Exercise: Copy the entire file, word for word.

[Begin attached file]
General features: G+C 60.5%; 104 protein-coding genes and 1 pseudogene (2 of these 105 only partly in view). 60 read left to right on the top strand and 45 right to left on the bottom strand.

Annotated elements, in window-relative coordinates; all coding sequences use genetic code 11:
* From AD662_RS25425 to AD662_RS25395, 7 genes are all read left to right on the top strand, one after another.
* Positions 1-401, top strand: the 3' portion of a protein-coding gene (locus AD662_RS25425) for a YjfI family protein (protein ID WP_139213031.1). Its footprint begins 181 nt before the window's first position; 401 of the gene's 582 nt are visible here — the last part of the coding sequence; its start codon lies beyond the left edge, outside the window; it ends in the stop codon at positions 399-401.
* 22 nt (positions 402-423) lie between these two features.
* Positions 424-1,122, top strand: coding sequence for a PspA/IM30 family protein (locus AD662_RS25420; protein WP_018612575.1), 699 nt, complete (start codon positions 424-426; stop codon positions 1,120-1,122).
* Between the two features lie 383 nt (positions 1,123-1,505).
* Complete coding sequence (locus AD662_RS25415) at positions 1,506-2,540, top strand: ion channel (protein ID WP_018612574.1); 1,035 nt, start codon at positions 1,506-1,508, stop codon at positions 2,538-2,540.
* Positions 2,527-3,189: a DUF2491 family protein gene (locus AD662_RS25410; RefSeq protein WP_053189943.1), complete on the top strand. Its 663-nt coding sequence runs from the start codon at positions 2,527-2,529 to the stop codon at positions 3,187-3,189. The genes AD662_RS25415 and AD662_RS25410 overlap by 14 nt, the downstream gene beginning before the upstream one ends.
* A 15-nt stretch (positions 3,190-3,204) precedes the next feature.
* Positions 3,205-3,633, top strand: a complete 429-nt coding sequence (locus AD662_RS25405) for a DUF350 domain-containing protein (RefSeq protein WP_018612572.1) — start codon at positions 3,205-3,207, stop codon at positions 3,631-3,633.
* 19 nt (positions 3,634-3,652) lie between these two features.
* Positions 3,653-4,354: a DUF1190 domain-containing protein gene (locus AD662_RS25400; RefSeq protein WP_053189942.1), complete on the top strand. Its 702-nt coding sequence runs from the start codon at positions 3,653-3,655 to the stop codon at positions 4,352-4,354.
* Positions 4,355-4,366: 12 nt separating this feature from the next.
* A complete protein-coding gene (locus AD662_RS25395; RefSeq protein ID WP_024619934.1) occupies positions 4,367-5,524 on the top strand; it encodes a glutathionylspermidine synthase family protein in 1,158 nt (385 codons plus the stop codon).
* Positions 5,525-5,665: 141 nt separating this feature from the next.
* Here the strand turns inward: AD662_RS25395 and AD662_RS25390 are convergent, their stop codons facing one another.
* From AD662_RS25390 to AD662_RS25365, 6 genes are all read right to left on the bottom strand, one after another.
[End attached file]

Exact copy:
General features: G+C 60.5%; 104 protein-coding genes and 1 pseudogene (2 of these 105 only partly in view). 60 read left to right on the top strand and 45 right to left on the bottom strand.

Annotated elements, in window-relative coordinates; all coding sequences use genetic code 11:
* From AD662_RS25425 to AD662_RS25395, 7 genes are all read left to right on the top strand, one after another.
* Positions 1-401, top strand: the 3' portion of a protein-coding gene (locus AD662_RS25425) for a YjfI family protein (protein ID WP_139213031.1). Its footprint begins 181 nt before the window's first position; 401 of the gene's 582 nt are visible here — the last part of the coding sequence; its start codon lies beyond the left edge, outside the window; it ends in the stop codon at positions 399-401.
* 22 nt (positions 402-423) lie between these two features.
* Positions 424-1,122, top strand: coding sequence for a PspA/IM30 family protein (locus AD662_RS25420; protein WP_018612575.1), 699 nt, complete (start codon positions 424-426; stop codon positions 1,120-1,122).
* Between the two features lie 383 nt (positions 1,123-1,505).
* Complete coding sequence (locus AD662_RS25415) at positions 1,506-2,540, top strand: ion channel (protein ID WP_018612574.1); 1,035 nt, start codon at positions 1,506-1,508, stop codon at positions 2,538-2,540.
* Positions 2,527-3,189: a DUF2491 family protein gene (locus AD662_RS25410; RefSeq protein WP_053189943.1), complete on the top strand. Its 663-nt coding sequence runs from the start codon at positions 2,527-2,529 to the stop codon at positions 3,187-3,189. The genes AD662_RS25415 and AD662_RS25410 overlap by 14 nt, the downstream gene beginning before the upstream one ends.
* A 15-nt stretch (positions 3,190-3,204) precedes the next feature.
* Positions 3,205-3,633, top strand: a complete 429-nt coding sequence (locus AD662_RS25405) for a DUF350 domain-containing protein (RefSeq protein WP_018612572.1) — start codon at positions 3,205-3,207, stop codon at positions 3,631-3,633.
* 19 nt (positions 3,634-3,652) lie between these two features.
* Positions 3,653-4,354: a DUF1190 domain-containing protein gene (locus AD662_RS25400; RefSeq protein WP_053189942.1), complete on the top strand. Its 702-nt coding sequence runs from the start codon at positions 3,653-3,655 to the stop codon at positions 4,352-4,354.
* Positions 4,355-4,366: 12 nt separating this feature from the next.
* A complete protein-coding gene (locus AD662_RS25395; RefSeq protein ID WP_024619934.1) occupies positions 4,367-5,524 on the top strand; it encodes a glutathionylspermidine synthase family protein in 1,158 nt (385 codons plus the stop codon).
* Positions 5,525-5,665: 141 nt separating this feature from the next.
* Here the strand turns inward: AD662_RS25395 and AD662_RS25390 are convergent, their stop codons facing one another.
* From AD662_RS25390 to AD662_RS25365, 6 genes are all read right to left on the bottom strand, one after another.